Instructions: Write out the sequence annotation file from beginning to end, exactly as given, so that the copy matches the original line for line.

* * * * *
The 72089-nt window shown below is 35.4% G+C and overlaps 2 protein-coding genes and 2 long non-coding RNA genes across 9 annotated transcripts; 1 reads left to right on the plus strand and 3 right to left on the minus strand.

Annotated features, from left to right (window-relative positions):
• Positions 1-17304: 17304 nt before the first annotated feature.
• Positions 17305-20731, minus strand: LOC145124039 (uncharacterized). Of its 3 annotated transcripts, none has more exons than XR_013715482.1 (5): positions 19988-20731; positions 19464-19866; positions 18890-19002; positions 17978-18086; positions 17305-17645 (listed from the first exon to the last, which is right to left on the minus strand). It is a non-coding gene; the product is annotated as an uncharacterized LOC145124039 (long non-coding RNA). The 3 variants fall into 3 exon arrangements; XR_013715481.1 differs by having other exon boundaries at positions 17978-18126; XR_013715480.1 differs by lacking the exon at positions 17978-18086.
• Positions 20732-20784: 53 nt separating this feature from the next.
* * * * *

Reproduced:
The 72089-nt window shown below is 35.4% G+C and overlaps 2 protein-coding genes and 2 long non-coding RNA genes across 9 annotated transcripts; 1 reads left to right on the plus strand and 3 right to left on the minus strand.

Annotated features, from left to right (window-relative positions):
• Positions 1-17304: 17304 nt before the first annotated feature.
• Positions 17305-20731, minus strand: LOC145124039 (uncharacterized). Of its 3 annotated transcripts, none has more exons than XR_013715482.1 (5): positions 19988-20731; positions 19464-19866; positions 18890-19002; positions 17978-18086; positions 17305-17645 (listed from the first exon to the last, which is right to left on the minus strand). It is a non-coding gene; the product is annotated as an uncharacterized LOC145124039 (long non-coding RNA). The 3 variants fall into 3 exon arrangements; XR_013715481.1 differs by having other exon boundaries at positions 17978-18126; XR_013715480.1 differs by lacking the exon at positions 17978-18086.
• Positions 20732-20784: 53 nt separating this feature from the next.